We lost Richard’s dad this past week.

As we prepared for the funeral, my son pulled out several battered cardboard boxes. They contained hundreds of photos, 61 years worth.

Ryan sorted them into piles. One pile held the early years of my father-in-law’s life, along with his parents and siblings. The next contained pictures of Jimmy’s wedding to his beautiful wife, along with photos of their four boys as they grew up. Next, he created four heaping stacks of photos. These were pictures of the four brothers and their families as they became dads and granddads.

I pointed to one last large pile of photos. “What are those?” I asked.

“Nothing, really,” he said.  

I sat down and looked through them. There were photos of Mount Rushmore. A scenic view of a lake. An interesting sign on a highway. All landscape photos. All of them tied to a story, I’m sure. A vacation. A weekend trip. There were a lot of them, and after awhile I put them down. It’s not that they weren’t interesting. Some were.

But they didn’t even come close to those that captured Jimmy’s people.

Like this one:

Richard’s dad is in his twenties. My husband, Richard, is about five and standing between his two younger brothers. We giggled at their matching shirts, pants, shoes, and ties. If you look close you can see three ornery, rambunctious boys posing for the camera on a cold Easter morning. The youngest’s smile revealing he is about to bust standing so still.

I do love the landscape in this picture too. The scattered hay. Weeds. You know that spring is coming, but winter dominates for now. But without the people in this picture, it’s just weeds and an overcast sky — at least for those mourning the man proudly standing behind his boys.

Capture your people while you can

When we arrived home, I realized that there were lessons in these pictures.

For example, take that landscape picture. Maybe it will hang in a frame on your wall. Maybe it will be something you can show others on Instagram, and that’s awesome.

But don’t forget about your people.

Capture them laughing. Capture a photo of that little one, even if he’s crying, because he’ll be grown up before you know it. Take a picture of your husband. Your friend. Look for those moments that tell a story, for one day you’ll want to retell it.

This next picture is of three of my littles (and their second cousin) who came to say goodbye to their great-grandpa. They played hide and seek among the bales of hay on his farm. One day we’ll talk about that day, and what it meant. We’ll tell them how Jimmy was a third-generation farmer and how he loved feeding his cows. We’ll smile at the memories of playing in the barn, and the connection between the cousins. How this is something that defines the Eller family, for my husband has over 30 first cousins and they are like brothers and sisters. My children have several cousins and they are also close.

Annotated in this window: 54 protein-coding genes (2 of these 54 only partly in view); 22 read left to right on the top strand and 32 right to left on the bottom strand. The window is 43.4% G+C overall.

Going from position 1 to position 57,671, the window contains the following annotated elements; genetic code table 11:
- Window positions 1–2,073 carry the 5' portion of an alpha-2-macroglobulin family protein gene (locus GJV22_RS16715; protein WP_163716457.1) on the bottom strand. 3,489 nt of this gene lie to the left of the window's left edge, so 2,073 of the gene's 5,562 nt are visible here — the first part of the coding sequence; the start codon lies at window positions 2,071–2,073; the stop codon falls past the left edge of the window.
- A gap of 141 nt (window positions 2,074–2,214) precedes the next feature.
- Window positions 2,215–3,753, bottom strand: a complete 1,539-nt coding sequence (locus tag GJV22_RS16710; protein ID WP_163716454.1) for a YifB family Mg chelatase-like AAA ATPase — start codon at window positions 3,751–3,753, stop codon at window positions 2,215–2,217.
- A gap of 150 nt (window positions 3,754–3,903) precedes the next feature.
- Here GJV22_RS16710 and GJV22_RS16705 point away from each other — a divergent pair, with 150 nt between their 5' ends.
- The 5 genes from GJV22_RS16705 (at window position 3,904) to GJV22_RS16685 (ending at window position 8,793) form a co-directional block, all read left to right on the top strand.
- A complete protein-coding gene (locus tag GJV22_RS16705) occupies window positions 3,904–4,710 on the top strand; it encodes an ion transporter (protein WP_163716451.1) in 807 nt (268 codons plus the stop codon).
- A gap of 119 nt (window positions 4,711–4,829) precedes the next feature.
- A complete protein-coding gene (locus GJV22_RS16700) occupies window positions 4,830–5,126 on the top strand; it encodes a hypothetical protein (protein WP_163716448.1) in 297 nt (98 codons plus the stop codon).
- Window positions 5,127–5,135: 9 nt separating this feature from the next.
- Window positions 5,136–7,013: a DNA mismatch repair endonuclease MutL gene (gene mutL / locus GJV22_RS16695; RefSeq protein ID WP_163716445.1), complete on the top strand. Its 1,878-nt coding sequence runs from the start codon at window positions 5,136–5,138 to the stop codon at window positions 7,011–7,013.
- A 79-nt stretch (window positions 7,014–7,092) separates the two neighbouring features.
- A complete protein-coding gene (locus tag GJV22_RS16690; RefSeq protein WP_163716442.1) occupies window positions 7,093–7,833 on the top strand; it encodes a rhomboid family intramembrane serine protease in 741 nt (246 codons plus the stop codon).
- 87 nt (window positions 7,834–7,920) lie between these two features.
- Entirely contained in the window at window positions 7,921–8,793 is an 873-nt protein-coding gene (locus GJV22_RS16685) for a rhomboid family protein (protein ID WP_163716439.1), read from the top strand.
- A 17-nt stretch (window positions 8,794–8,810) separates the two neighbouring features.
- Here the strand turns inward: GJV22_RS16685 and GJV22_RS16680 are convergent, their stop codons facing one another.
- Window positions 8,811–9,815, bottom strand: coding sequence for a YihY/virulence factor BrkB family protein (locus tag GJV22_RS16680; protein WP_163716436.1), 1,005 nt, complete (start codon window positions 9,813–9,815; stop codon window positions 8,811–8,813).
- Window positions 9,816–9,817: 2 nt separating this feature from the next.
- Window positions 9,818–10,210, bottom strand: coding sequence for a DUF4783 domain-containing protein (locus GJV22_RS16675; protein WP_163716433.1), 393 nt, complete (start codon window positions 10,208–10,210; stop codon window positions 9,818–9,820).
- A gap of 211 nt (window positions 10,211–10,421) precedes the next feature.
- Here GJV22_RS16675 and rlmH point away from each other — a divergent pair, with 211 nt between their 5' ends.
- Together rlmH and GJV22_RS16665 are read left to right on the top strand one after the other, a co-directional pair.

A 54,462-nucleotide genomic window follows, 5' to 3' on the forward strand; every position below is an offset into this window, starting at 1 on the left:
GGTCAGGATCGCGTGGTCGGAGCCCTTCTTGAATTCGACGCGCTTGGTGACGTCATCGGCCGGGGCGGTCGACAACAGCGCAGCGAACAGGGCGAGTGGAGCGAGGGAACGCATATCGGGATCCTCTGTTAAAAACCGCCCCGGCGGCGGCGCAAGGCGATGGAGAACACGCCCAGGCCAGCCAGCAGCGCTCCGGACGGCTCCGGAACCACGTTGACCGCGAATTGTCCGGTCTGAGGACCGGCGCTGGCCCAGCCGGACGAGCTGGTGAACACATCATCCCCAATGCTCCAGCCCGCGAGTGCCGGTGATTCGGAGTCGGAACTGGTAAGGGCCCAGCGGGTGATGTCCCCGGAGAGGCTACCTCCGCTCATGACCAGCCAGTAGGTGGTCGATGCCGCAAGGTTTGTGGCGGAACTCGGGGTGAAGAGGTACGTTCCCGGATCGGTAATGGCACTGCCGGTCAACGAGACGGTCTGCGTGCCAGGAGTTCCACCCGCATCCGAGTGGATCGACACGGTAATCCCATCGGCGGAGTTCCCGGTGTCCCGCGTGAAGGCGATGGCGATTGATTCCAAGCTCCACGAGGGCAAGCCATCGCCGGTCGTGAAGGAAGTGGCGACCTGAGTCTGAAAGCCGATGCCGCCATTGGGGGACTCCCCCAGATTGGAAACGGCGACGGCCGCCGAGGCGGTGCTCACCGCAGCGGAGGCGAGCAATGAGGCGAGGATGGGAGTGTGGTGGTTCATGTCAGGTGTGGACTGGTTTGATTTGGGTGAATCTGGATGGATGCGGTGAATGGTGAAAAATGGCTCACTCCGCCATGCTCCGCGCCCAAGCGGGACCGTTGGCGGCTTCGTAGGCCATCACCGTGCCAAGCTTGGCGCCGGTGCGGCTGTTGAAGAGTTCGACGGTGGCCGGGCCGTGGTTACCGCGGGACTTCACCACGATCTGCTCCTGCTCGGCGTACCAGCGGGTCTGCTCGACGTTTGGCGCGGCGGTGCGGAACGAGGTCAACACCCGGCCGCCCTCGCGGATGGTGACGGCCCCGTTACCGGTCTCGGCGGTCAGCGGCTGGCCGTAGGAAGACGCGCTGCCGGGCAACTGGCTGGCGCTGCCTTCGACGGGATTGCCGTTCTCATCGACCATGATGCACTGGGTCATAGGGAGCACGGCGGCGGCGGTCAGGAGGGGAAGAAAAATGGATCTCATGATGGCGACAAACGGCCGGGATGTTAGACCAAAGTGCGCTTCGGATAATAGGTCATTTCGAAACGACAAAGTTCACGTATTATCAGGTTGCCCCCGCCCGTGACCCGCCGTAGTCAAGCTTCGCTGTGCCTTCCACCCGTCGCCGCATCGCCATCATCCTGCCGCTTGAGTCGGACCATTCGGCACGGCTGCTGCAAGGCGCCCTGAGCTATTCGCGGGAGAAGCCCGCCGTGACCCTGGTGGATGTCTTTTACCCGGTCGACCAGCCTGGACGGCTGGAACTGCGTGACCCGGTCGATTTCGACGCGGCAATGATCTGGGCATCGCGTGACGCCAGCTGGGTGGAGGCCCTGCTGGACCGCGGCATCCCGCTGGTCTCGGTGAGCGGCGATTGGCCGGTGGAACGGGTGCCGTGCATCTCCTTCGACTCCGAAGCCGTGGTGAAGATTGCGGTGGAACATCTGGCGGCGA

So rare. So good. So awesome that it’s going down yet another generation.

Allow others to capture you

Allow others to take pictures of you, even if they aren’t picture perfect.

Don’t worry about filters and angles. Don’t worry about the fact that (like the picture below that I almost deleted) you don’t have makeup on, or your hair is messy or you are wearing slippers, or that angle isn’t your best for your face or your thighs.

For one day, you’ll look back and see how beautiful this moment was all along.

How Caleb saw his Gaga and Big Dad snuggling and he laughed as he climbed in to be close, too.


[bctt tweet=”Don’t worry about the perfect picture. The perfect angle. Just capture the moment. One day you’ll see how beautiful it was all along. https://wp.me/p4jbdw-4tB #livingfreetogether ” username=”suzanneeller”]

Don’t forget to make a hard copy

While my in-laws took a lot less photos than I do with my phone, I realized that most of mine are still on my phone or computer.

Maybe, like me, you have 1,000 pictures on your phone and a thousand more on your cloud. Let’s print out our favorites. Maybe we won’t put them in a perfect scrapbook, but they’ll be available for those who one day will handle them tenderly.

You’ll remember that day, that moment.

You’ll remember those who you thought who would be around forever, and one day they were gone.

And they’ll remember beautiful you.


Q: What is your favorite picture? I’d love to hear about it. Describe it. Tell us why it’s important to you.

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